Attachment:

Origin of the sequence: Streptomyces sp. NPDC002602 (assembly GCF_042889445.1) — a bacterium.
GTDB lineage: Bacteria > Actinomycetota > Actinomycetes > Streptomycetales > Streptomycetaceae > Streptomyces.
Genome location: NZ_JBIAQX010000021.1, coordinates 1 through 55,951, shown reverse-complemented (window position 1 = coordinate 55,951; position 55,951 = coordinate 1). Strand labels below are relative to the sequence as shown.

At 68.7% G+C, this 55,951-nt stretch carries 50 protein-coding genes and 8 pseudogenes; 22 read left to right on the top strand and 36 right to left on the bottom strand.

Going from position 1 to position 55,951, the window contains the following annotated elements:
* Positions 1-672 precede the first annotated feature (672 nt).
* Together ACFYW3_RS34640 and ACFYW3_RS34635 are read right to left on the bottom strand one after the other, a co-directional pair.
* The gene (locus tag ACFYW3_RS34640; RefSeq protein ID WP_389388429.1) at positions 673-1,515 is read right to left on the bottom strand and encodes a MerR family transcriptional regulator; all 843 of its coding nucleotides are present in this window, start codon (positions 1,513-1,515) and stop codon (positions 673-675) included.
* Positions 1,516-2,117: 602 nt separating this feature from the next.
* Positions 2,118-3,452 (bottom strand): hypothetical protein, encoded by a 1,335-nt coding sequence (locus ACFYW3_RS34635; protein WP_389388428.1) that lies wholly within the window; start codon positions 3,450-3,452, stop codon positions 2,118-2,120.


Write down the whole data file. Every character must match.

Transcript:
Origin of the sequence: Streptomyces sp. NPDC002602 (assembly GCF_042889445.1) — a bacterium.
GTDB lineage: Bacteria > Actinomycetota > Actinomycetes > Streptomycetales > Streptomycetaceae > Streptomyces.
Genome location: NZ_JBIAQX010000021.1, coordinates 1 through 55,951, shown reverse-complemented (window position 1 = coordinate 55,951; position 55,951 = coordinate 1). Strand labels below are relative to the sequence as shown.

At 68.7% G+C, this 55,951-nt stretch carries 50 protein-coding genes and 8 pseudogenes; 22 read left to right on the top strand and 36 right to left on the bottom strand.

Going from position 1 to position 55,951, the window contains the following annotated elements:
* Positions 1-672 precede the first annotated feature (672 nt).
* Together ACFYW3_RS34640 and ACFYW3_RS34635 are read right to left on the bottom strand one after the other, a co-directional pair.
* The gene (locus tag ACFYW3_RS34640; RefSeq protein ID WP_389388429.1) at positions 673-1,515 is read right to left on the bottom strand and encodes a MerR family transcriptional regulator; all 843 of its coding nucleotides are present in this window, start codon (positions 1,513-1,515) and stop codon (positions 673-675) included.
* Positions 1,516-2,117: 602 nt separating this feature from the next.
* Positions 2,118-3,452 (bottom strand): hypothetical protein, encoded by a 1,335-nt coding sequence (locus ACFYW3_RS34635; protein WP_389388428.1) that lies wholly within the window; start codon positions 3,450-3,452, stop codon positions 2,118-2,120.